The Sol'Ex (aka "Solar Explorer") is a home made instrument invented by Christian Buil, which enables observations of the sun in different wavelengths. It is a kind of so-called "spectroheliograph", an instrument which was invented back in 1890. With modern technologies like CMOS cameras, we can now build cheap devices which makes observing the sun accessible to everyone. What is interesting, however, is that such a device doesn't directly produce an image: software processing is mandatory, because we need to reconstruct an image from a video which only contains images of a portion of the light spectrum.
With Sol'Ex, this processing has traditionally be done with INTI, a program written in Python co-authored by Christian Buil. As an amateur astronomer, I've been used to using software for astronomy image processing, but as a developer, I hadn't implemented anything myself yet. Therefore I challenged myself and started a project in order to write my own processing software, called JSol'Ex, written in Java. This project was started as an experiment, so that I understand the "science" behind the image reconstruction, and see if I was still capable, after 20+ years of programming, to implement algorithms based on research papers.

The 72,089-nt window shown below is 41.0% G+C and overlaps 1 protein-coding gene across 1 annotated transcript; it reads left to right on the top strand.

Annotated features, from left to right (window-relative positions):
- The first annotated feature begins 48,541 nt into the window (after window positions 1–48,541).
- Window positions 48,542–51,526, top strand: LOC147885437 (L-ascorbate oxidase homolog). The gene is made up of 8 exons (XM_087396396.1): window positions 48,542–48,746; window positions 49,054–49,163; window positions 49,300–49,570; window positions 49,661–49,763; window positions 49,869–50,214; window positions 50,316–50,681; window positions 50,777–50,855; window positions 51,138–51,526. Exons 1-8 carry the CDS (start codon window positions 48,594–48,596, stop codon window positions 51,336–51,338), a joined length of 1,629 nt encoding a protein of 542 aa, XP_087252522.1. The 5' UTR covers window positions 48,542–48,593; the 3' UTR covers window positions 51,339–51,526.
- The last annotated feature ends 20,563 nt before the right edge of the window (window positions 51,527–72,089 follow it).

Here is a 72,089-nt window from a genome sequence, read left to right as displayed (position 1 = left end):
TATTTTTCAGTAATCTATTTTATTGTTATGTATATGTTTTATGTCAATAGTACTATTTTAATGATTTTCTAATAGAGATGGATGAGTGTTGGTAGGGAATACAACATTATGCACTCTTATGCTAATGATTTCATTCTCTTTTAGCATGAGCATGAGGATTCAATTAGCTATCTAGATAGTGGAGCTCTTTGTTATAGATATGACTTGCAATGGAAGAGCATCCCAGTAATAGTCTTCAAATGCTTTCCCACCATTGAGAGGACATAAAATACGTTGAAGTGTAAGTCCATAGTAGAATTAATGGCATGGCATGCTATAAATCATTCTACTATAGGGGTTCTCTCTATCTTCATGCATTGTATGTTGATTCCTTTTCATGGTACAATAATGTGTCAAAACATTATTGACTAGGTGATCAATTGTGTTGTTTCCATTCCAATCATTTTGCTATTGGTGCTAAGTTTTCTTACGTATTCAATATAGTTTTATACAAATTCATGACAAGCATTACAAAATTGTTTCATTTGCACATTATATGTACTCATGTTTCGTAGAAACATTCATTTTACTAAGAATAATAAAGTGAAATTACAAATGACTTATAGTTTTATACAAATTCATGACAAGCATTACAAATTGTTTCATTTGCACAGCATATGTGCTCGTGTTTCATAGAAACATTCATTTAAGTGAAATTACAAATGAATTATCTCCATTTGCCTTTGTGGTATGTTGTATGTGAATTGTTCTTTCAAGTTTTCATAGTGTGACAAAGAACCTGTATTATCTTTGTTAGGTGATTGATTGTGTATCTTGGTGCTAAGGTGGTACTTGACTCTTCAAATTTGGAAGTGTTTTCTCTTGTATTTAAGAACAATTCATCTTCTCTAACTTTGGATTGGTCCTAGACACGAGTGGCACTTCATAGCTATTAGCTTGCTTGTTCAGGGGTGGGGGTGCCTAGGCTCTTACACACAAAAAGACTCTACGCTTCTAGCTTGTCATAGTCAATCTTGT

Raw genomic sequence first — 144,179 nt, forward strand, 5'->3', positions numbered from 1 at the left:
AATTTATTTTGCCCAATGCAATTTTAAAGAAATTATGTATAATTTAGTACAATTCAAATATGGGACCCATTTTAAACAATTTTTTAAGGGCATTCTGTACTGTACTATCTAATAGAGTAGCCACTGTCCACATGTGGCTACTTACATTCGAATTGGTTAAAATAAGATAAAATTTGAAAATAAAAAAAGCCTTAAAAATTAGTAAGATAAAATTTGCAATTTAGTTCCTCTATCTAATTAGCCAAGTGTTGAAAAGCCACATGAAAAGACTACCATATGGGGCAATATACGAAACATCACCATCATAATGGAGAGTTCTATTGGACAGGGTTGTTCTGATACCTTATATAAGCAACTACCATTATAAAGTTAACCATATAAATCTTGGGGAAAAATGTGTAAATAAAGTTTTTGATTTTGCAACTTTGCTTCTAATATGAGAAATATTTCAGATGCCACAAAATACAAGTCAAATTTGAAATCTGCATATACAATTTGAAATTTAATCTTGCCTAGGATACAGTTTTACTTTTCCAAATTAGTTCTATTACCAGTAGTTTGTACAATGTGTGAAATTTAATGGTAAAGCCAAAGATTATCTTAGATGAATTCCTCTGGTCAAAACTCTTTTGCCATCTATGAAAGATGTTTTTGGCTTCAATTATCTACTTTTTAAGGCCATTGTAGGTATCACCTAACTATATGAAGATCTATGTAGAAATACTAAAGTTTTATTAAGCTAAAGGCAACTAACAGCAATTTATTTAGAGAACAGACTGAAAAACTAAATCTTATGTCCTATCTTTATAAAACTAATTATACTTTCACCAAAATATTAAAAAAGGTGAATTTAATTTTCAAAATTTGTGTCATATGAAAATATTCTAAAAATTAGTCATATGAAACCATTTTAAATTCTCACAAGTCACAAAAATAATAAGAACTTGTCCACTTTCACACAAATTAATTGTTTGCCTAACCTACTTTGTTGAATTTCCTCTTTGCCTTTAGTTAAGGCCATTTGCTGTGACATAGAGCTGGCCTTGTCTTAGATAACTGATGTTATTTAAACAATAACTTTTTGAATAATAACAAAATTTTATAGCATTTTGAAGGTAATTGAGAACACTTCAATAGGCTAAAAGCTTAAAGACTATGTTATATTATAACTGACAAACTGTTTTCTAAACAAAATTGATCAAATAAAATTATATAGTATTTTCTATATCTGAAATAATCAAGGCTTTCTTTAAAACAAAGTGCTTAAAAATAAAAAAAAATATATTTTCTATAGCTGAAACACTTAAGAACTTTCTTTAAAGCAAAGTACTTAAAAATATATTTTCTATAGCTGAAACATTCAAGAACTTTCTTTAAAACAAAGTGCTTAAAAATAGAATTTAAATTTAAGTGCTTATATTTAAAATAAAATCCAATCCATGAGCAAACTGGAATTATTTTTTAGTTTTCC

In this session, I will explain what I have learnt: the principles of capturing images with the Sol'Ex instrument, how images are reconstructed, but also the various features I have added to JSol'Ex which make it now quite unique in its domain.
Cédric Champeau
Oracle Labs
Cédric Champeau works for Oracle Labs, in the GraalVM team and in particular on the Micronaut framework. He is specialized in developer productivity and maintains among others the official GraalVM and Micronaut plugins for Gradle and Maven. He has worked for Gradle Inc. for several years on dependency management and other developer productivity issues. A former contributor to the Groovy language, he implemented its static compiler. Outside of computing, Cédric is an astronomy enthusiast.